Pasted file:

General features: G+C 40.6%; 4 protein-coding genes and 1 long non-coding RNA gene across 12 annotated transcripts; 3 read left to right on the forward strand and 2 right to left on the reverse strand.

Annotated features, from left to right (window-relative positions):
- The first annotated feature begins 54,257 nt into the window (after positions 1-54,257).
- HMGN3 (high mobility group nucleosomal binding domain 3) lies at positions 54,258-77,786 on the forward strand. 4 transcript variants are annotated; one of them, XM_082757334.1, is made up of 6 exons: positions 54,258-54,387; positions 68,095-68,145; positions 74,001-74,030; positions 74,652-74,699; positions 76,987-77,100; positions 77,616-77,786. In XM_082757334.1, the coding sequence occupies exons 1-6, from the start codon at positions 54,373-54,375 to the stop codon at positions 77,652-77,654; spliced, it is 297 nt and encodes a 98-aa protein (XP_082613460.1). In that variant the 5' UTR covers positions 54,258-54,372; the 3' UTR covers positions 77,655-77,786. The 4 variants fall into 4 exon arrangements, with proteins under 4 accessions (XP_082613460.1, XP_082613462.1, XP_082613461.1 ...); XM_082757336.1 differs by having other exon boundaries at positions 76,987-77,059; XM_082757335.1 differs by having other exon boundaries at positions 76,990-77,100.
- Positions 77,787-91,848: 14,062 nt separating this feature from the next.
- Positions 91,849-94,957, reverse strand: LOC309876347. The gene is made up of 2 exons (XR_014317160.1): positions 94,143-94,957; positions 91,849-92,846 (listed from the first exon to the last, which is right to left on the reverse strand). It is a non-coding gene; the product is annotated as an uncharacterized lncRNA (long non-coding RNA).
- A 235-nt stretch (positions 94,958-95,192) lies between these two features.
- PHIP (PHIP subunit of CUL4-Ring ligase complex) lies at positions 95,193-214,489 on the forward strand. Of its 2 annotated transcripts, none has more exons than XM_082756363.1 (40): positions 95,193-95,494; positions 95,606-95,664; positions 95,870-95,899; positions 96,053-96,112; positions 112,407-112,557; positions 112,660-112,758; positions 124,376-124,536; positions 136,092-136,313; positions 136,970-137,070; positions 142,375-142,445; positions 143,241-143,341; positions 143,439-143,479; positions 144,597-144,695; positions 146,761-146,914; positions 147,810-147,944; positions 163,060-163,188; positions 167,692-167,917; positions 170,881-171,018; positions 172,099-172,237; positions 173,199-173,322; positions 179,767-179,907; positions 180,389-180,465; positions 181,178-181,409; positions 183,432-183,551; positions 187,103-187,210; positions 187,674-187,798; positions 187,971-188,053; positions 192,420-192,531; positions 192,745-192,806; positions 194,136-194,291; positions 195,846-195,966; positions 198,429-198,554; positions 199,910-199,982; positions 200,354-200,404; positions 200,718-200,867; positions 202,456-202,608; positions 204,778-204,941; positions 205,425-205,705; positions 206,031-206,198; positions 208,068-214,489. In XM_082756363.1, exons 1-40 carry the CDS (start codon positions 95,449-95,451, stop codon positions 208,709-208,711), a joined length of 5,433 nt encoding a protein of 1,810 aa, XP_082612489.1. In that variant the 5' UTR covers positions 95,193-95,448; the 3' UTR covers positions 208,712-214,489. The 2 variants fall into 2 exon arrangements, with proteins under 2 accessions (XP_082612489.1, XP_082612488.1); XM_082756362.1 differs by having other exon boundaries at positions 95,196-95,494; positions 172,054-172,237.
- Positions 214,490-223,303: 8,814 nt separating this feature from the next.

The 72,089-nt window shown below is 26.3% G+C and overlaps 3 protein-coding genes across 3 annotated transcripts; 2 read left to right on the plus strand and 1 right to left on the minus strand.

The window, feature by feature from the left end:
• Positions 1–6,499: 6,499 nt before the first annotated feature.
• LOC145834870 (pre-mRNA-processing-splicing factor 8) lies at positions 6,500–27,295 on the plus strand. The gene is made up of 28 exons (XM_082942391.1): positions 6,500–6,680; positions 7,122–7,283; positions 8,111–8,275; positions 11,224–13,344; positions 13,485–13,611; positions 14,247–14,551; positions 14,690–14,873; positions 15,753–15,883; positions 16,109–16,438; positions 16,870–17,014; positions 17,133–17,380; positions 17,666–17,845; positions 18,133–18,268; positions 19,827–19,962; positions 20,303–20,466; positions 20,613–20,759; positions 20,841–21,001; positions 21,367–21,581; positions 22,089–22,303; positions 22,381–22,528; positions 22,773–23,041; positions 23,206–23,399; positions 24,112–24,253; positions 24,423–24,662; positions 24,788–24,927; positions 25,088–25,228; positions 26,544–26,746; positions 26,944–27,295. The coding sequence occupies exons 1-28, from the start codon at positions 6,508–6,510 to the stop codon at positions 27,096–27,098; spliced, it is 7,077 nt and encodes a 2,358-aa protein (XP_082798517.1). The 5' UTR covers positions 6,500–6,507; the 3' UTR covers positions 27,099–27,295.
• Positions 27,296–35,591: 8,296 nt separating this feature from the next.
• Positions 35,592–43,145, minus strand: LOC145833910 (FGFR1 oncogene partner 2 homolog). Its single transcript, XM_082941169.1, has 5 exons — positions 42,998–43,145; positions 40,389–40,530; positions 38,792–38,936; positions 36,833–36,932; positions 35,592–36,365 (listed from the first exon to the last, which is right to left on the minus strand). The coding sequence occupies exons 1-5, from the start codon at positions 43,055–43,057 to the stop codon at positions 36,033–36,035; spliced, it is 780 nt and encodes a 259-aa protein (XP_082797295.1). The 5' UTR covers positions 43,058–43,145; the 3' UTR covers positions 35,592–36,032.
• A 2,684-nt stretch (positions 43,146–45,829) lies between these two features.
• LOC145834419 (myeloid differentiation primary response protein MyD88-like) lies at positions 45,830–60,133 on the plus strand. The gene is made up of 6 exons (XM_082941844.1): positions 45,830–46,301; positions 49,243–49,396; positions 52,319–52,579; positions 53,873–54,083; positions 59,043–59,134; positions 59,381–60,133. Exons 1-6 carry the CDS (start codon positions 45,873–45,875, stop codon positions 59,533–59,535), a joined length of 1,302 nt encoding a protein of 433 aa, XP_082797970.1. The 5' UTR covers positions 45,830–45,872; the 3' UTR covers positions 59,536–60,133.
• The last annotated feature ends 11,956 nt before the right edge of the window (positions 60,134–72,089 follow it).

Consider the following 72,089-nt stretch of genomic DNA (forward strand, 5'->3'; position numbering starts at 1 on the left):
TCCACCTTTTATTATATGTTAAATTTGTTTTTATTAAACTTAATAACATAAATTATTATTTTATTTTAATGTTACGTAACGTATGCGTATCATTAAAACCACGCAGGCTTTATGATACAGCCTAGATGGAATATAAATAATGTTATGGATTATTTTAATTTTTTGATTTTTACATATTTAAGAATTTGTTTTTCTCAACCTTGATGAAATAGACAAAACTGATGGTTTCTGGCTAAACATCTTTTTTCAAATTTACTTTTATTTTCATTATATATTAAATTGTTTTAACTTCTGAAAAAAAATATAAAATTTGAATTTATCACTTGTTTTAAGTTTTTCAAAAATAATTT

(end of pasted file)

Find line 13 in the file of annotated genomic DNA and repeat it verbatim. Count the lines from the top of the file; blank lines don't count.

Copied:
• LOC145834870 (pre-mRNA-processing-splicing factor 8) lies at positions 6,500–27,295 on the plus strand. The gene is made up of 28 exons (XM_082942391.1): positions 6,500–6,680; positions 7,122–7,283; positions 8,111–8,275; positions 11,224–13,344; positions 13,485–13,611; positions 14,247–14,551; positions 14,690–14,873; positions 15,753–15,883; positions 16,109–16,438; positions 16,870–17,014; positions 17,133–17,380; positions 17,666–17,845; positions 18,133–18,268; positions 19,827–19,962; positions 20,303–20,466; positions 20,613–20,759; positions 20,841–21,001; positions 21,367–21,581; positions 22,089–22,303; positions 22,381–22,528; positions 22,773–23,041; positions 23,206–23,399; positions 24,112–24,253; positions 24,423–24,662; positions 24,788–24,927; positions 25,088–25,228; positions 26,544–26,746; positions 26,944–27,295. The coding sequence occupies exons 1-28, from the start codon at positions 6,508–6,510 to the stop codon at positions 27,096–27,098; spliced, it is 7,077 nt and encodes a 2,358-aa protein (XP_082798517.1). The 5' UTR covers positions 6,500–6,507; the 3' UTR covers positions 27,099–27,295.